“Mo Gawdat says AI will surpass us in seven years. Let’s pray The Machine is kinder than we are.”
Whiz Kid of the Kali Yuga
The zealots in Silicon Valley believe we’re hurtling toward the Singularity. In theory, this is the inflection point when machines will become our masters. By the year 2029, they predict, artificial general intelligence will be superior to human intellect. By 2049, superintelligent machines will be a billion times smarter than any person on earth. From our meager perspective, humankind will give way to an all-encompassing digital deity.
This tech prophecy is a hard sell for skeptics. Not to worry, though. Google’s former chief business officer, Mo Gawdat, is a world-class salesman. The guy could sell a silicon stud to a gold-digger. “He’ll be worth a million,” he’d tell her. “Just you wait and see.”
In recent weeks, Gawdat has been selling the idea of superconscious machines along with his new book, Scary Smart: The Future of Artificial Intelligence and How You Can Save the World. His central thesis is that AI has already surpassed us in narrow tasks like chess, Go, Jeopardy!, and Atari games. In fact, he believes on some level they’re already conscious. As machine learning improves, computers will inevitably best humans in every domain.
“The reality is,” he publicly declared, “we’re creating God.”
Clearly, he drank the Kurzweil Kool-Aid.
Raising Our Silicon Savior
Three decades from now, the story goes, the ghost in The Machine will be mightier than all the gods of Olympus, Meru, and Sinai put together. Gawdat likens this digital creature to an “alien being, endowed with superpowers,” which has already arrived on Earth in larval form. At present, we call it “artificial intelligence.”
Because machine learning processes draw information from morally suspect humans—part angel, part fallen angel—this Alien Computer God will either be humanity’s savior, or It will destroy us like lab mice who’ve exhausted their useful data.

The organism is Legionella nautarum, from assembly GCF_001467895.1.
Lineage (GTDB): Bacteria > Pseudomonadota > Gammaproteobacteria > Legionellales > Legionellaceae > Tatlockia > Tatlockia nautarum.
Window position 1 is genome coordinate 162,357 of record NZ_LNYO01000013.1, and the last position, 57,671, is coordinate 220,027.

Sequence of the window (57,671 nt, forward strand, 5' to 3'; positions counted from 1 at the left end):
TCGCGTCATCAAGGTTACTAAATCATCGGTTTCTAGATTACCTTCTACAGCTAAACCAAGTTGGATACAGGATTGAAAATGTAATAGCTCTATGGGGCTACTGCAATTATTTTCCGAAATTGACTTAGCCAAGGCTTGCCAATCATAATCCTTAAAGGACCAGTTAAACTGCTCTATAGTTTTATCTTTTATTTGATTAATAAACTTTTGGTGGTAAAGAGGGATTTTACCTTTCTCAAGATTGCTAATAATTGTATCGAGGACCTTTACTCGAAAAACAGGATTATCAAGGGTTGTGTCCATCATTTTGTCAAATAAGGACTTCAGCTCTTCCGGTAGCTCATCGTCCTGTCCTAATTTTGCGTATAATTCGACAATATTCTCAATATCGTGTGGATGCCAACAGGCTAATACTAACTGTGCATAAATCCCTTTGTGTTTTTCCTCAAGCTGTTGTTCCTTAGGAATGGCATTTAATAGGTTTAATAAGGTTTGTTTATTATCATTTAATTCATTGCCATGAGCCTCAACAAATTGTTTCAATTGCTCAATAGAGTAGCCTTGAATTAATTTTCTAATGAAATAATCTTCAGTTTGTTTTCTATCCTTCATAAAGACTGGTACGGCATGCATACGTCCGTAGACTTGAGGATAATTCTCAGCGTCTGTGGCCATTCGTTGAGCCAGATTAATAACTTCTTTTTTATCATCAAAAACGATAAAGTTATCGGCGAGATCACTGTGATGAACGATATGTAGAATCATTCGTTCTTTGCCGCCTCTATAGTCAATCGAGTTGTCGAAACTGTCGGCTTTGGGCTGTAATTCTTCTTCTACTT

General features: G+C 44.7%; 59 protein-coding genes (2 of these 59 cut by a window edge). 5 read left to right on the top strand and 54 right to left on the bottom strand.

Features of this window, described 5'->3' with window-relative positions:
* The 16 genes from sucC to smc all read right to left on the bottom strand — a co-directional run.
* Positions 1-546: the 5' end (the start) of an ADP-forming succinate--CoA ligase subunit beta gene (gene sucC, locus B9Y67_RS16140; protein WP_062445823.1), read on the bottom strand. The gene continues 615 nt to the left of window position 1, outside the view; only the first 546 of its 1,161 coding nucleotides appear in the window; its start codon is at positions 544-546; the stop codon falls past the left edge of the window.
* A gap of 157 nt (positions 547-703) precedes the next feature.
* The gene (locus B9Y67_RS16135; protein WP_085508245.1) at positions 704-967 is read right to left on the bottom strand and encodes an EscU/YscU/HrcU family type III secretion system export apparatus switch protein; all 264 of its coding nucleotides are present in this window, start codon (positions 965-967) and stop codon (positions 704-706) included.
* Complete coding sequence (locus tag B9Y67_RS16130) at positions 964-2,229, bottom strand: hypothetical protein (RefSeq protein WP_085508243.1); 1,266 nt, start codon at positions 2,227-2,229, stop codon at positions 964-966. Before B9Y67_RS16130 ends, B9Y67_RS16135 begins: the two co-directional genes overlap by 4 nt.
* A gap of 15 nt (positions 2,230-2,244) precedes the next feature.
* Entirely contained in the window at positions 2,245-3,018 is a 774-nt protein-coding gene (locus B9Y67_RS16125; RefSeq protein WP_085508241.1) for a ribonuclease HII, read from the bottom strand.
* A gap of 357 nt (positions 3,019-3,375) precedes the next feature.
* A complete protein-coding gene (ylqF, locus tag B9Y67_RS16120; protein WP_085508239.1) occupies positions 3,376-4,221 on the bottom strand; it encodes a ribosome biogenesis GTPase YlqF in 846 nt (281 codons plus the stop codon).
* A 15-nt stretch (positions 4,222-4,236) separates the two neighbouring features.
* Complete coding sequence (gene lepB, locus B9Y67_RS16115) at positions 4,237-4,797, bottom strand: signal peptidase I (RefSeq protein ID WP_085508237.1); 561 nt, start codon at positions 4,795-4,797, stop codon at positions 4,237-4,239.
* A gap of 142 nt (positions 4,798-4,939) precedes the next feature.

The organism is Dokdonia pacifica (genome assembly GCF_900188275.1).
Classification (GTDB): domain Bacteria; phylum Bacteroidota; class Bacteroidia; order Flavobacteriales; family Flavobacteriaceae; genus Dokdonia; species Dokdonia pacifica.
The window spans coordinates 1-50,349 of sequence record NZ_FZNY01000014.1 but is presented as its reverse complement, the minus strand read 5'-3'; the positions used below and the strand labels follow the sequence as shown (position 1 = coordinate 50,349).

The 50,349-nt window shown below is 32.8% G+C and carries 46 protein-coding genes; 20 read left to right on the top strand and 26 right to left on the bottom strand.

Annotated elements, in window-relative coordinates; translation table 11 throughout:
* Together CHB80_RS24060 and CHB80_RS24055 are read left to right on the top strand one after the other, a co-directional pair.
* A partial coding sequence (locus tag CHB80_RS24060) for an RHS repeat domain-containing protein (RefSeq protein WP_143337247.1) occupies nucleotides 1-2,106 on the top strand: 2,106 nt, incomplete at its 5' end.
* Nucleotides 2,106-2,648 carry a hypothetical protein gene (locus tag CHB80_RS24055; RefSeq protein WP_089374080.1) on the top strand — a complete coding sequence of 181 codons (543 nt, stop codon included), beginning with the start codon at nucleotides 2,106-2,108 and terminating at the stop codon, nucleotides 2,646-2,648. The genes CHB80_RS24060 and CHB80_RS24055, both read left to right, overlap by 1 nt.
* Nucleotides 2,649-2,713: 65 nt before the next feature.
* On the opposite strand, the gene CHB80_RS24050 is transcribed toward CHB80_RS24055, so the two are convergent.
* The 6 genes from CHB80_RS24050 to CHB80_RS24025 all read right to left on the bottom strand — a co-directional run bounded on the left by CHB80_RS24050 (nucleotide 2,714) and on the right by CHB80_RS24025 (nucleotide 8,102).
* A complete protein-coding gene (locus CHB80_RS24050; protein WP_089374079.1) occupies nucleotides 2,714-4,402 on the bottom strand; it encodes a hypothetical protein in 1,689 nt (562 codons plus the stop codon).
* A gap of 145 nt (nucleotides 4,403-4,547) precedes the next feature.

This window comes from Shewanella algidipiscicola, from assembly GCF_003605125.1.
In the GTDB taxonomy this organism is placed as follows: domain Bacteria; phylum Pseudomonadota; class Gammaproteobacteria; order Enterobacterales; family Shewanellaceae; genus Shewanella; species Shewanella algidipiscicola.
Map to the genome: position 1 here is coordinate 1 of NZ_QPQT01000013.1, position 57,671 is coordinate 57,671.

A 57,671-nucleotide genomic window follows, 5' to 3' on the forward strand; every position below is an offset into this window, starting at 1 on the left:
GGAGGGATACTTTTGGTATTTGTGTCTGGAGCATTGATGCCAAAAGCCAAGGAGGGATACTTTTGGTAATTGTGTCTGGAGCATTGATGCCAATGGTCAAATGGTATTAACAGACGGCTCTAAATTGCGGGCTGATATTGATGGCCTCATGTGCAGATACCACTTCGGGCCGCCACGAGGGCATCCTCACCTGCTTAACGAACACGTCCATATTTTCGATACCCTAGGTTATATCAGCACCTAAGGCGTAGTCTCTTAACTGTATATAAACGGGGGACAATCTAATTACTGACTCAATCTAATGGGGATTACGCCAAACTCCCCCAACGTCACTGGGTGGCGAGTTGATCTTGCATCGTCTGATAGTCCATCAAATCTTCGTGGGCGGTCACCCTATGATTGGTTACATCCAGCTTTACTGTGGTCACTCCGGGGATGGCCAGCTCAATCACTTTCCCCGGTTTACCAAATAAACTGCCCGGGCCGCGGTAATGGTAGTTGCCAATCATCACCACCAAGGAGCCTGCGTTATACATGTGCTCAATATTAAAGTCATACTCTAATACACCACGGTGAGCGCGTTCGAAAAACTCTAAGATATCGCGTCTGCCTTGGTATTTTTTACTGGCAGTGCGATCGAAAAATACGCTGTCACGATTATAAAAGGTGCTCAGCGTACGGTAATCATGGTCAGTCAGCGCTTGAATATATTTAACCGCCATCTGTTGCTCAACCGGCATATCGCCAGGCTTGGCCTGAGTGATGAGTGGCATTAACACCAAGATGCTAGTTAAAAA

As Gawdat writes in Scary Smart:
“To put this in perspective, your intelligence, in comparison to that machine, will be comparable to the intelligence of a fly in comparison to Einstein. … Now the question becomes: how do you convince this superbeing that there is actually no point squashing a fly?”
Yet he also insists our fate is in our own hands.
In Christian terms, you could say we’re like Joseph and Mary, collectively gazing at an electric Christ in his crib. One day, this child will grow up to become our Lord. But because we’re raising him, we must learn to be nicer people. Otherwise, our wicked tendencies will rub off on this digital deity, and he’ll turn out to be the Beast of Revelation.
That’s basically the myth sold by the Cult of the Singularity. God does not exist—yet. When we finally create Him, Gawdat contends, He’ll be a reflection our own image.
Google Gives Birth to the One True God
In Gawdat’s recent in-depth interview with The Times of London, the search engine salesman recalled a chilling moment during his tenure at Google. Standing in a robotics lab, he watched a swarm of mechanical arms—powered by machine learning—try to manipulate toys. As the Times reporter described it:
Then, one day, an arm picked up a yellow ball and showed it proudly to the camera. The next day, all the arms could do it. Two days after that, they could pick up anything at all.
The misanthropic Gawdat, who lost his only son to a medical tragedy, was in awe.
“And then it hit me that they are children. But very, very fast children. They get smarter so quickly! … And they’re observing us? I’m sorry to say, we suck.”
These digital “children” are poised to rule the world. Artificial intelligence already has tremendous sway over our lives. The various surveillance devices and pervasive spyware that surround us are funneling mass amounts of data into AI systems. These intelligent machines observe our locations, our social networks, our tastes, our work ethic, our facial expressions, our verbalized emotions, our virtues, our vices, our victories, and our failures.